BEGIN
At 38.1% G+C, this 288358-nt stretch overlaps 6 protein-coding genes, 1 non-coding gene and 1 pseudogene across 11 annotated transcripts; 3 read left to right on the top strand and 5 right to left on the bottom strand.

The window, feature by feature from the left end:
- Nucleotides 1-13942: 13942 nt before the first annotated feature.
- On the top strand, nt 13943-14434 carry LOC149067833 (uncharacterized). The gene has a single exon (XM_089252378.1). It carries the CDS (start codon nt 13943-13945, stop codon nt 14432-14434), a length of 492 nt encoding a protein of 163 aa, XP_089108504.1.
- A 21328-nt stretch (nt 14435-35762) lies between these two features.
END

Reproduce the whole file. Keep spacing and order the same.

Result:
At 38.1% G+C, this 288358-nt stretch overlaps 6 protein-coding genes, 1 non-coding gene and 1 pseudogene across 11 annotated transcripts; 3 read left to right on the top strand and 5 right to left on the bottom strand.

The window, feature by feature from the left end:
- Nucleotides 1-13942: 13942 nt before the first annotated feature.
- On the top strand, nt 13943-14434 carry LOC149067833 (uncharacterized). The gene has a single exon (XM_089252378.1). It carries the CDS (start codon nt 13943-13945, stop codon nt 14432-14434), a length of 492 nt encoding a protein of 163 aa, XP_089108504.1.
- A 21328-nt stretch (nt 14435-35762) lies between these two features.